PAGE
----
5. Air Dry When Possible
If you truly want to lessen your carbon footprint and elongate the life of your clothes, consider letting your apparel air dry. The clothes line worked for over 100 years. Why not revert back to this method? Not only is this a fantastic money-saving technique, but sunlight is also a natural sanitizer. You will also prevent the stretching and shrinkage that occurs when your clothes are put in the dryer.
However, if your little one suffers from seasonal allergies such as hay-fever, be careful not to dry their clothes outside - the pollon can stick to the fabric and cause further irritation. Simply air dry their clothes on a rack in your bathroom instead.
6. Do Your Laundry at Night
Another important thing to remember is that your dryer gets hot. This means that it will emit heat into the home, making your air conditioning work harder than it has to, especially in the hot summer months. By doing your laundry in the late evening and early morning hours, you can greatly diminish the cost of your energy bills.
As a matter of fact, many energy companies will actually charge you a lower rate if you consume most of your energy during non-peak times. These hours will vary by location and season, so call your utility company to determine the best times for your household. You can also install a smart meter, which can give you similar information.
7. Hand Wash Your Clothes
For delicate items and clothes that you need in the immediate future, take ten minutes to wash them by hand! All you need is a small basin and your preferred detergent. Make sure to read the prescribed care instructions on the tag and then allow the items to soak for five minutes. This can take longer for heavily soiled clothes.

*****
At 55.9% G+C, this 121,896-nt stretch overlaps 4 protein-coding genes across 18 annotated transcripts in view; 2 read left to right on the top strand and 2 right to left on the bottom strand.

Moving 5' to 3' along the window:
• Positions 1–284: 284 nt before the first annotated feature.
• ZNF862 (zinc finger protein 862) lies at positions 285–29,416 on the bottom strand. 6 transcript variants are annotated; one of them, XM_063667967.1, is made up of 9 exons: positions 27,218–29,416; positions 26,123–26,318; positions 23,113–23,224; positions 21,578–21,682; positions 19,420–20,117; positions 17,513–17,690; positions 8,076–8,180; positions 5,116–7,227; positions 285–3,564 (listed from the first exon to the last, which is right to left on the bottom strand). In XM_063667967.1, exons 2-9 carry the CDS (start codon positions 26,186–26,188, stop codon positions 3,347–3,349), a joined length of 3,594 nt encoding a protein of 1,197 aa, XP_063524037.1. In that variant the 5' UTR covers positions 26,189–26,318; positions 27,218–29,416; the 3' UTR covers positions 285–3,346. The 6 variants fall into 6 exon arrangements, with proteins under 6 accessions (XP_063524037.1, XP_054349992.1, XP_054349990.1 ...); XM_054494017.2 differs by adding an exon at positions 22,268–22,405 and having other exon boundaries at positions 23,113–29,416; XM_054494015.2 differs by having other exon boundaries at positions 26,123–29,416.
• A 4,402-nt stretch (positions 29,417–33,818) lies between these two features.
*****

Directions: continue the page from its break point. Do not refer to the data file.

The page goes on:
If you are worried about germs, add in some white vinegar to the water and detergent mixture. This will naturally whiten, brighten, soften, and disinfect your clothes! Then, simply rinse the items under running water. Avoid wringing out the clothes. Instead, grab your salad spinner to quickly remove the excess water.
You can also use a spin dryer if you have one handy. Unlike a tumble dryer, this uses no heat so it is much more energy efficient. This can also be an exceptionally helpful tool for families who live in areas like New York and don’t have laundry facilities in their apartments.
8. Pre-Treat Your Little One’s Stains
Address stains as they occur. This can ensure that your clothes get clean the first time you wash them and prevent the need to re-address problem areas later. Most importantly, remember that most toddler clothes are going to get dirty, so work smarter, not harder.
Designate certain clothes for messy activities. That way stains aren’t as much of a concern. Also, if the clothes get muddy in the backyard, don‘t put them in a long wash cycle. Rinse off their clothes first with the hose instead.
9. Clean Your Washing Machine
Despite the name, your washing machine does need a little TLC every once in a while. This can easily be accomplished by adding two cups of white vinegar to the empty wash basin and running it on the highest heat setting. Just make sure to conduct this task at night to avoid any excess heat transmission in the house.
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Heidi Butler, Breaking News Reporter
Heidi is an experienced journalist who worked in the television news industry for a decade, where she gave local forecasts as an award-winning meteorologist, was a reporte